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Belarus Shuts Down More NGOs Amid Continued Crackdown


The Minsk offices of the Belarusian Association of Journalists being searched in February.

Belarus has forced the closure of 15 more nongovernmental organizations as strongman Alyaksandr Lukashenka's crackdown against pro-democracy activists, the independent media, and civil rights groups continues to intensify.

The groups ordered to close on July 23 include the Human Constanta human rights center, the Names charity organization, the BelSetka Anti-AIDS group, an organization that assists disabled people, and an animal rights group.

The latest round of closures come a day after Lukashenka threatened to "cleanse" the country of NGOs -- which he called "bandits and foreign agents" -- and a week after security forces raided the homes of dozens of journalists and rights activists.

In all, 51 NGOs are facing closure, including the Belarusian Association of Journalists, the biggest and most-respected media organization in the country, and the Belarusian PEN Center, an association of writers led by Svetlana Alexievich, the winner of the 2015 Nobel Prize in literature.

"Nobody is telling us why we are being liquidated," Human Constanta, an organization campaigning for refugee rights in the western city of Brest, said in a statement.

"Pressure on civil society in Belarus is intensifying," it added.

Crisis In Belarus

Read our ongoing coverage as Belarusian strongman Alyaksandr Lukashenka ramps up pressure on NGOs and independent media as part of a brutal crackdown against protesters and the opposition following an August 2020 election widely considered fraudulent.

Belarusian authorities have arrested tens of thousands of people, forcibly expelled or jailed opposition leaders, and refused accreditation to or forced out journalists since a crackdown on massive street protests began after Lukashenka claimed to have won a sixth presidential term last year.

His reelection claim has not been recognized by the opposition and the West, which has slapped multiple rounds of sanctions to pressure the strongman to ease the crackdown, talk with the opposition, and ensure a fresh, independent election.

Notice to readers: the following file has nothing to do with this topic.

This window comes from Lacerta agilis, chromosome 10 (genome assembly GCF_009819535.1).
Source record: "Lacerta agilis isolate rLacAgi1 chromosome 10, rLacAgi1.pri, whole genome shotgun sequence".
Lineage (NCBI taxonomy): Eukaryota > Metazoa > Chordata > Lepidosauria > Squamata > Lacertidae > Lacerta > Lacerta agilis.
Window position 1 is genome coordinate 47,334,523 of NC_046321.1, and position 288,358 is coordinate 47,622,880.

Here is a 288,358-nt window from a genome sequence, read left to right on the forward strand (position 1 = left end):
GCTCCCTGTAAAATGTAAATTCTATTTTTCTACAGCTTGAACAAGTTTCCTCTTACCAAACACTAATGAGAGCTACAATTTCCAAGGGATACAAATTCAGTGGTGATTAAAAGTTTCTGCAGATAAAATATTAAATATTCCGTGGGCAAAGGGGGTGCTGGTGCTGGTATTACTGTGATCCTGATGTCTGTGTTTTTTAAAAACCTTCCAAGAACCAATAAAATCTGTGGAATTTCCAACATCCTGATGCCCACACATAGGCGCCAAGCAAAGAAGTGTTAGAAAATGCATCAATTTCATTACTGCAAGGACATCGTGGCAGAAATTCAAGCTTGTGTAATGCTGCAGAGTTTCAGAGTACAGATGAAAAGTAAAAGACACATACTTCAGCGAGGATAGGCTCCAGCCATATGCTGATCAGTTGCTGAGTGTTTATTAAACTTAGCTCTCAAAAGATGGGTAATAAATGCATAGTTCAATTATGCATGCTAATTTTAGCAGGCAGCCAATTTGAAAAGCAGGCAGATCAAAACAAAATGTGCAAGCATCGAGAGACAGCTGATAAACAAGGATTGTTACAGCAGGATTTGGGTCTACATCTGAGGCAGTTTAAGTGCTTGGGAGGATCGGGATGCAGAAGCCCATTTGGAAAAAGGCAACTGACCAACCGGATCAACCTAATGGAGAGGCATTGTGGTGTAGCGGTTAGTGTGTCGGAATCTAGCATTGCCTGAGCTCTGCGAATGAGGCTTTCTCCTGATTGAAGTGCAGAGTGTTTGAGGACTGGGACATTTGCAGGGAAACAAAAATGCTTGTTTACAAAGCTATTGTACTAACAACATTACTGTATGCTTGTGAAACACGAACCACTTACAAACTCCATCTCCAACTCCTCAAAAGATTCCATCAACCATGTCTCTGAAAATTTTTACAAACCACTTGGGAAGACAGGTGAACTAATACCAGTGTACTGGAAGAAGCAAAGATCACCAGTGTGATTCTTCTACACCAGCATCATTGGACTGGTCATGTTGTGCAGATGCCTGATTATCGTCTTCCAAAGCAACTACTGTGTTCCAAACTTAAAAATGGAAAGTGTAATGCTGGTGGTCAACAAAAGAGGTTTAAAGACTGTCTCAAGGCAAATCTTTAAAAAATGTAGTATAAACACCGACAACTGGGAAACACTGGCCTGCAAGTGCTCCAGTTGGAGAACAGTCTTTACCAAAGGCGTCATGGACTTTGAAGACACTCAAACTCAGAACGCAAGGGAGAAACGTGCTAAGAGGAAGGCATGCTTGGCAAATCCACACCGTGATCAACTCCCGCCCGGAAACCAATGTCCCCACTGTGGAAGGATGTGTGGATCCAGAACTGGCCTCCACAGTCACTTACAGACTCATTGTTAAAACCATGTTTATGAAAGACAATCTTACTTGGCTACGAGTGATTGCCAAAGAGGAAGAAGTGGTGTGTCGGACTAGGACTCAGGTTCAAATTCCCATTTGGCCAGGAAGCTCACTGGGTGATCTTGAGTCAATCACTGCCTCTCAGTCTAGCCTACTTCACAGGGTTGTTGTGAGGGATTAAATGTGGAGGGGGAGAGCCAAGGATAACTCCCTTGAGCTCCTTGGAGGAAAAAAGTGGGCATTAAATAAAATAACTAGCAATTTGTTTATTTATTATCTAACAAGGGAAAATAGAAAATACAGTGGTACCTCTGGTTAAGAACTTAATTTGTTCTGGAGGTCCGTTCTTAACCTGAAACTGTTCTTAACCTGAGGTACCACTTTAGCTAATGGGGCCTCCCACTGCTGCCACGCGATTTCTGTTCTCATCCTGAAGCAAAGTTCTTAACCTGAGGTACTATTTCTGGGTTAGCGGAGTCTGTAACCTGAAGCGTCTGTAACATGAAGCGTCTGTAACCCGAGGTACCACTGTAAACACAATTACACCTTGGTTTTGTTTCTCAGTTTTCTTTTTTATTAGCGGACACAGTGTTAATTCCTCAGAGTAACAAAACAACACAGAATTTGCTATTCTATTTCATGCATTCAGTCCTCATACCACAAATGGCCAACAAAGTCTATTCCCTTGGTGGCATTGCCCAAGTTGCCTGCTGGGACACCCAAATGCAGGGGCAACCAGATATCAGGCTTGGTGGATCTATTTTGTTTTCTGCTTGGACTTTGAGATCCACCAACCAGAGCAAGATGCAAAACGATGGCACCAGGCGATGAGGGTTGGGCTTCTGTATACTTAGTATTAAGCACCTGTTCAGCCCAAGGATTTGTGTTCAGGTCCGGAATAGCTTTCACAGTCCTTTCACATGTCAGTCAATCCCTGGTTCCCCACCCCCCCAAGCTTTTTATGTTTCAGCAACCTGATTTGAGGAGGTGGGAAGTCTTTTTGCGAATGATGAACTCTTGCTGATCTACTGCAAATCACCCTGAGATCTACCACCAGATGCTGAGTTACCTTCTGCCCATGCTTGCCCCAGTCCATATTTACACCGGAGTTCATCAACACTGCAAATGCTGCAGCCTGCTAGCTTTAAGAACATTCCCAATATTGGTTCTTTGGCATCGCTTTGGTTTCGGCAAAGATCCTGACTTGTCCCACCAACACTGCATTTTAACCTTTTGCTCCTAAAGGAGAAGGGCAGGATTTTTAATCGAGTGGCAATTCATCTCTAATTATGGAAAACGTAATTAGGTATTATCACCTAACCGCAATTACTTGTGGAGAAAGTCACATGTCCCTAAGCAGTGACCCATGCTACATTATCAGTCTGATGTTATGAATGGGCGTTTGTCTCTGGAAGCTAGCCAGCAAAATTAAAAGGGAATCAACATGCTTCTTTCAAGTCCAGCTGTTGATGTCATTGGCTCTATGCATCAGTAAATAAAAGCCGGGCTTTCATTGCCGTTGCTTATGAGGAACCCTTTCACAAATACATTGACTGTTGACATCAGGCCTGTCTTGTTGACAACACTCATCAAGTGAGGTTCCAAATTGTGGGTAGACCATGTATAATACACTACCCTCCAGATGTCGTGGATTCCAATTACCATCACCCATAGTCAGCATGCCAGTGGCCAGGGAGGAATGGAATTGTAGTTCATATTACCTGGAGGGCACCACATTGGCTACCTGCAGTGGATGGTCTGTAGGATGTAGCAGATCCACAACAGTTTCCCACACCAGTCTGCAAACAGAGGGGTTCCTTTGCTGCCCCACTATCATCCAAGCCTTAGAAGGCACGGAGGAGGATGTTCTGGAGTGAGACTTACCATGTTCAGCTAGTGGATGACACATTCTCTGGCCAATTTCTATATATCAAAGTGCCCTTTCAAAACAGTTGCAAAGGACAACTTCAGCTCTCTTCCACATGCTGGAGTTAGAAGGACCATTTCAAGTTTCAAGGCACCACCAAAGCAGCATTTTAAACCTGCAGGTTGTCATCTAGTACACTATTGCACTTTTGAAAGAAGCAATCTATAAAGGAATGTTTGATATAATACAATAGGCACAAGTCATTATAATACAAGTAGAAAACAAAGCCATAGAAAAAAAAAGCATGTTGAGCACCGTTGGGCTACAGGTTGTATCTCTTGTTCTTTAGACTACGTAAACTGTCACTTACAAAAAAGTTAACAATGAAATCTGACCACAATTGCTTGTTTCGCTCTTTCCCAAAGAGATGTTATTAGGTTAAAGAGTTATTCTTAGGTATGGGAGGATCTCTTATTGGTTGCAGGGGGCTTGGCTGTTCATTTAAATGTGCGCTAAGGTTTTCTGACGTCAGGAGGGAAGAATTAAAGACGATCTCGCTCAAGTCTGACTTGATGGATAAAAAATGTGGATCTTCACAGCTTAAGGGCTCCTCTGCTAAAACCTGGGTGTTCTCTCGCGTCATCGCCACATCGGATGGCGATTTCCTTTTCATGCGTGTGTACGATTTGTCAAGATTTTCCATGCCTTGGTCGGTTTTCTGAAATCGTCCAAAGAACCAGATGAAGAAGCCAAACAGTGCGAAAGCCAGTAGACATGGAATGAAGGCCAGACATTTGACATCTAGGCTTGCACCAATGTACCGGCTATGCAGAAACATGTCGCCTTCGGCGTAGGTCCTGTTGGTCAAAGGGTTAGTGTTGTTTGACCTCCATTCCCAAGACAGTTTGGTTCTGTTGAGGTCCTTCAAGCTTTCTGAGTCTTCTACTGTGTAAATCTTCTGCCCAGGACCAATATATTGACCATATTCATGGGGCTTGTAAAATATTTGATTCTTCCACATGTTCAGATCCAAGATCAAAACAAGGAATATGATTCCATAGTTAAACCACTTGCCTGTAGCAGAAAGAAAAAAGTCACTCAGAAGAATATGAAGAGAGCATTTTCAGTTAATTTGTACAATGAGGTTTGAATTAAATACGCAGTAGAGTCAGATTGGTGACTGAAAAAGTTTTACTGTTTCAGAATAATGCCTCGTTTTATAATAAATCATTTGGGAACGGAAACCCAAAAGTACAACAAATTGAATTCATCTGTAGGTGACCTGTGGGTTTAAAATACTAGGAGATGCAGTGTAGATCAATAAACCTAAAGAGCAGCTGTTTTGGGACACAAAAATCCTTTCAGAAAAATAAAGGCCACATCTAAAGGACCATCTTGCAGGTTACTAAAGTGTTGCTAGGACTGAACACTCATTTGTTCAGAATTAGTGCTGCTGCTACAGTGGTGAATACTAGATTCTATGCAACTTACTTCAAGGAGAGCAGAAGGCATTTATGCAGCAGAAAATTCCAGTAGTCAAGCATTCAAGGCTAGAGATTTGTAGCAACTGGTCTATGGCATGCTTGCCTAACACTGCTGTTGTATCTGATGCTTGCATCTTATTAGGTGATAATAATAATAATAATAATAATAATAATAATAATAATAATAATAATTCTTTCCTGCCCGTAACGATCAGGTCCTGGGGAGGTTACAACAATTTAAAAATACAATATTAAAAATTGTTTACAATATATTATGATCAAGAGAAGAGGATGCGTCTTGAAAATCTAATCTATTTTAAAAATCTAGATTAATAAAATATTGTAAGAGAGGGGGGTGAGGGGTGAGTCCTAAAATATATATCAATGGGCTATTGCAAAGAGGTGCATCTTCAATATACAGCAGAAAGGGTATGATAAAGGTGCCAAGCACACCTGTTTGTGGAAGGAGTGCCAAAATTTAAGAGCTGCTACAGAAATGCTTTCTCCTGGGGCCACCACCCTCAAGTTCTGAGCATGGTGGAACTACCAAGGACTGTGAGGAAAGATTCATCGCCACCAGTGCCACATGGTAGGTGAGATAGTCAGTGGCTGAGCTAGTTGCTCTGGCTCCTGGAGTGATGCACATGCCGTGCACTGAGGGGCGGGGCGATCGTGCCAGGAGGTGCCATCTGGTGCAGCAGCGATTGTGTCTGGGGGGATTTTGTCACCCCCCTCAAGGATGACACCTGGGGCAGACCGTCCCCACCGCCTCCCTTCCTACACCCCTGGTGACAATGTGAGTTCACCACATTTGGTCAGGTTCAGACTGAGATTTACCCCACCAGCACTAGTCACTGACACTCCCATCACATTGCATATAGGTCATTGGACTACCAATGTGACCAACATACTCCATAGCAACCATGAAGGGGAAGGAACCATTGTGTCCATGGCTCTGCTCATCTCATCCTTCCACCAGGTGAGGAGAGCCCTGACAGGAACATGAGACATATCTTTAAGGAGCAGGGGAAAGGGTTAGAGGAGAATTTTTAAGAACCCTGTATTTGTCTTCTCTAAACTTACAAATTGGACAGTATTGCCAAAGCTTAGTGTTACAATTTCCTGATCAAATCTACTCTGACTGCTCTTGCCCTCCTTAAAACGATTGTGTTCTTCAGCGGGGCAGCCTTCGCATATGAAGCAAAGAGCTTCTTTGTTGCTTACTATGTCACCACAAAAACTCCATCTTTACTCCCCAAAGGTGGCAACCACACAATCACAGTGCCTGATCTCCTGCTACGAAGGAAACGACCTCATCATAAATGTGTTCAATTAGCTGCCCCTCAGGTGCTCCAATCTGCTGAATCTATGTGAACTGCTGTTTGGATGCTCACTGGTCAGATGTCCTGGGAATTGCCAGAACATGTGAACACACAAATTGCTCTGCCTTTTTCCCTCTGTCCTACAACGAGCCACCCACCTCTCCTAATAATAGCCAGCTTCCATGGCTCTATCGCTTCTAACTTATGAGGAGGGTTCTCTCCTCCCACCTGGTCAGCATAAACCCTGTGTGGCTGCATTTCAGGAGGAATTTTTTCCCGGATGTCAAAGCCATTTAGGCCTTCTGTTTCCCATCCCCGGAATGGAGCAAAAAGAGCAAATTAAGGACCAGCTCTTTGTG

The independent Regionalnaya Gazeta newspaper said July 23 that it was forced to halt publication following the raid of its office in Maladzyechna, 80 kilometers northeast of Minsk, and the arrest of several of its journalists earlier this month.

Another journalist, photographer Kseniya Halubovich, was arrested on July 23 while she was taking pictures at a children's hospital in Minsk.

Rights groups have called on the international community to defend Belarus’s leading journalists’ association, while the UN's rights chief has condemned the crackdown on rights groups in Belarus as "completely unacceptable."

Authorities have also relentlessly pursued the country's top human rights watchdogs, Vyasna and the Belarusian Helsinki Committee.

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Vyasna said that more than 200 raids of offices and apartments of activists and journalists have taken place so far this month.

"This campaign is obviously aimed at the complete demolition of the country’s third sector, the total destruction of any civic activity, and the suppression of any initiative," Vyasna said in a joint statement with the PEN Center, the Belarusian Helsinki Committee, and several other local groups.

"Such actions are a flagrant violation of the international obligations of the Republic of Belarus in the field of freedom of association and expression. We demand to put an end to the campaign aimed to destroy Belarusian civil society, to intimidate and persecute activists, and to suppress freedom of expression," it added.

With reporting by AP and AFP
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    RFE/RL's Belarus Service is one of the leading providers of news and analysis to Belarusian audiences in their own language. It is a bulwark against pervasive Russian propaganda and defies the government’s virtual monopoly on domestic broadcast media.

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